Imagine hanging out in the stands with your laptop and wireless access (plus maybe food and/or coffee), while people watching below and listening to live music, then heading down to the floor from time to time to browse or watch specific events up close. With that setup, you could stay at a festival all day - something exhaustion usually prevents at typical festivals.

At 6:44 PM, November 05, 2007, Blogger Michael said...

In general, I agree with Mike - a "street festival" in the dome is pretty lame. However, I think that having a section of the art car parade or some additional "taste of Houston" type events in the middle of July would give us some additional entertainment options. Live music, as Tory suggests, would be good if you only have 1-2 stages, but I can't see us having an ACL type event in the dome. But, overall, I can't really think of a reason why these events would necessarily be at the dome versus say George R Brown or Reliant hall.

And I think there are 2 major hurdles with this approach:

1) Nobody wants to be the first group to sign up to use the dome for their event. The art car parade already has their set up, and we already have an Italian, Greek festival, etc. These events seem content with their existing venues.

2) Somebody is going to have to put up some capital to make the dome a bit nicer for festivals, let in some more natural light, etc. I'm not sure if I see the city wanting to put a whole lot of money into this without some big-time, annual events that want to use the space.


At 7:15 PM, November 05, 2007, Blogger Tory Gattis said...

The Houston International Festival organization was part of the original proposal, so they've shown a willingness to fix the place up and schedule festivals, although their signature annual festival would stay downtown. The key would be a nonprofit group that would raise money and invest in the place over time, while coordinating events.

At 9:44 AM, November 06, 2007, Anonymous Anonymous said...

I just can't picture festival goers wanting to park on acres of concrete, walk through ramps and turnstiles, and then sit under a gloomy dome in a completely artificial environment with tens of thousands of empty seats above them. That's depressing.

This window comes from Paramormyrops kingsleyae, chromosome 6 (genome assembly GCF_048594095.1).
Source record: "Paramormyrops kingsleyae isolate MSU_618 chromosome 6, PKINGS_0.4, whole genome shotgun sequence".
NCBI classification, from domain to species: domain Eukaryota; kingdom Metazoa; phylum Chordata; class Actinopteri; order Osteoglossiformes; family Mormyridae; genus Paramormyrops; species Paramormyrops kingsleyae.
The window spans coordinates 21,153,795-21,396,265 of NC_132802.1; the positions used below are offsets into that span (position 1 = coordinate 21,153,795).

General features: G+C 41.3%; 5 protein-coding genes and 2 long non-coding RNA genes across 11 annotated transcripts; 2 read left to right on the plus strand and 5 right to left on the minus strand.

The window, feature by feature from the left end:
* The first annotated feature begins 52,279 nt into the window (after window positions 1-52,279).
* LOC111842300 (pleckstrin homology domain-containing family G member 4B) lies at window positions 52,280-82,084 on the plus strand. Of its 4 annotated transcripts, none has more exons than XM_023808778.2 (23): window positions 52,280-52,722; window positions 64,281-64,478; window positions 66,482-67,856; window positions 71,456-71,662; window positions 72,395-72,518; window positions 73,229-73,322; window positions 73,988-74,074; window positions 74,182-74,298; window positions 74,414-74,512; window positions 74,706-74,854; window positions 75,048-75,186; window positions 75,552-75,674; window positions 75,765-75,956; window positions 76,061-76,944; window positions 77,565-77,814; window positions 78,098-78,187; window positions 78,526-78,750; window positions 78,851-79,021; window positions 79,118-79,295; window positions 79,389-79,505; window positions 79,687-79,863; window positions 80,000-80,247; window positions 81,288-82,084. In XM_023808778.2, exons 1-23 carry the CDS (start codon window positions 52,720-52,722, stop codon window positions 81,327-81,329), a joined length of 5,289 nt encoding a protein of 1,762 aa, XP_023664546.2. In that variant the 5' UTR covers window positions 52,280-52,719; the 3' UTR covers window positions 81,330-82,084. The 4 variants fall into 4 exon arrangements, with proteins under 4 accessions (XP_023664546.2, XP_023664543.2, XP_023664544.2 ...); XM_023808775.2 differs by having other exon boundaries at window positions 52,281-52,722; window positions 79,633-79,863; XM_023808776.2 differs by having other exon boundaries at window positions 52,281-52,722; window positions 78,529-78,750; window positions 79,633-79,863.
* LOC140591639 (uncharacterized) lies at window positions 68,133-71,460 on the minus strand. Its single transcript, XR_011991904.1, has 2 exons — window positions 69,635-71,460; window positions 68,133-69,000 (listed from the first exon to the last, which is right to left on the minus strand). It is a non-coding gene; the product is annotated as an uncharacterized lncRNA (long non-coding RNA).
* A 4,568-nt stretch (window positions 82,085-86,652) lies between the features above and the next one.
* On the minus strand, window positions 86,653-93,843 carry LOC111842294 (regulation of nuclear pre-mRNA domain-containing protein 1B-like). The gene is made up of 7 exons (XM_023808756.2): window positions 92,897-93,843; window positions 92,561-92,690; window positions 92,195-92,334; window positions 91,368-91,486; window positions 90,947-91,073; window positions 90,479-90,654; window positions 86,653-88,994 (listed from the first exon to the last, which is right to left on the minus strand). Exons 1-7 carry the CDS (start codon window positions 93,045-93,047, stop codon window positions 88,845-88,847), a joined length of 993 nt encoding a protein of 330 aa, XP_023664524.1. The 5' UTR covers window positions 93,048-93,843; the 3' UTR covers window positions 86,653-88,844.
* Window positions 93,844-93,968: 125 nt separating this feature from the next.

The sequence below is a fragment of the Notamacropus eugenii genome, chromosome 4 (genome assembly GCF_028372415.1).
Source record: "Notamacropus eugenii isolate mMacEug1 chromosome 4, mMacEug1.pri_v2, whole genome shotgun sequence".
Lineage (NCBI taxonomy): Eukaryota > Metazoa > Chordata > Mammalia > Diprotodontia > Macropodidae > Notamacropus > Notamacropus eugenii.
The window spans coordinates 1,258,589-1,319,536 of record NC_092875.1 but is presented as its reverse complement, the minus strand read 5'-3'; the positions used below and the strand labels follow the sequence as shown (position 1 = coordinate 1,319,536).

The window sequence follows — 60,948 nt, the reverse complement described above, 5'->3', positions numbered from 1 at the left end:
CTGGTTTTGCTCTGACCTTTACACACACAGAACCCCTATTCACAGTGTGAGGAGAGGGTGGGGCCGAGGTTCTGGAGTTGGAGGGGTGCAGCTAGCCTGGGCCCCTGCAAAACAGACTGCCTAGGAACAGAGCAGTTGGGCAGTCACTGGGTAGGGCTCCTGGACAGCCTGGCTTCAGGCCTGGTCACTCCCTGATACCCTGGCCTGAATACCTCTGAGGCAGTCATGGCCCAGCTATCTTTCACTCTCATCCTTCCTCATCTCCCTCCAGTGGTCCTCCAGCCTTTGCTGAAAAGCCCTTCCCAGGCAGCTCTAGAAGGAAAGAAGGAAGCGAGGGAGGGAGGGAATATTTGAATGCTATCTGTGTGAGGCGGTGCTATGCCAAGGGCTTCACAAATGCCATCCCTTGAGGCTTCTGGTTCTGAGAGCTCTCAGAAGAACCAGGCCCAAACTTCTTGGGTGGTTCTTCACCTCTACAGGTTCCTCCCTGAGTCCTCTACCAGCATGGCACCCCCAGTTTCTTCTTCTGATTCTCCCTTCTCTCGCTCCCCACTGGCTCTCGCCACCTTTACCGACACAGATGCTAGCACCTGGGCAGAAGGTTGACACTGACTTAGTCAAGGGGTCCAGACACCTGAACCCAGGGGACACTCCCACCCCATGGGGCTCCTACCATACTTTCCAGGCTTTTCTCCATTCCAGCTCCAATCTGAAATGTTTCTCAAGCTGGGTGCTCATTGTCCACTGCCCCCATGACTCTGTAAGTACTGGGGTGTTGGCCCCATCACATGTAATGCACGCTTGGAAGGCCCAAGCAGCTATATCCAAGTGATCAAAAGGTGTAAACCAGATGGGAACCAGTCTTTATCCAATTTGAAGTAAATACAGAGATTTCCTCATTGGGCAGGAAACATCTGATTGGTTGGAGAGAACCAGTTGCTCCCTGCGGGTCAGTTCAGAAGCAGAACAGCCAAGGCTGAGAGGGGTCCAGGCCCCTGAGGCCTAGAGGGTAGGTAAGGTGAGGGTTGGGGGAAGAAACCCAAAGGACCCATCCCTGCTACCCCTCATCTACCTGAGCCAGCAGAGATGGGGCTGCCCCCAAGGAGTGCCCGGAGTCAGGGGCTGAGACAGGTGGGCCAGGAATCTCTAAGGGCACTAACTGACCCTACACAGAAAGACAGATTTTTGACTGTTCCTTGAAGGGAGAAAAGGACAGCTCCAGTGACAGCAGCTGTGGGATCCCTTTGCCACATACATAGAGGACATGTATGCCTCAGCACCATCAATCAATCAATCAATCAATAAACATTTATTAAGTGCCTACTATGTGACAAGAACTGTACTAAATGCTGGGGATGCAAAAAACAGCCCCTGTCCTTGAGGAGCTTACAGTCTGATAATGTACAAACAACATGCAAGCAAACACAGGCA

For those months when the weather is less than ideal, I think the optimum setting for an event of this type is the George R. Brown/Discovery Green. Discovery Green will give it some liveliness and sense of place, while the George R. Brown offers an indoor retreat and insurance against the rain risk.

At 12:29 PM, November 07, 2007, Anonymous Anonymous said...

Yeah, I like Tory's giant community center idea in principle, but I thought that the Dome setting for the Art Car Ball a few years ago was, in fact, pretty lame.

I think there are many uses, including Tory's, that could cover the Dome's maintenance costs, but you'd have to be starting from the premise that tearing the Dome down was simply not an option. I think the relevant officials in this case are starting with exactly the opposite premise. No doubt we will soon hear dark warnings about parks and libraries and constable stations that must be closed unless we get on with it...

This does make for a particularly transparent historical preservation situation, though. There is no private owner to stick with the costs here. If we want to preserve the Dome, we have no choice but to put up the cash and/or opportunity cost.


At 1:39 AM, September 05, 2010, Anonymous Anonymous said...

hi the best thing to do with the stadium is a longshot but the city will generate millions officers will get o.t. a casino now that galvenston passed laws houston and harris county can make a statement and build a garage on the reliant facility i work for aramark at reliant park we need the work please do something with it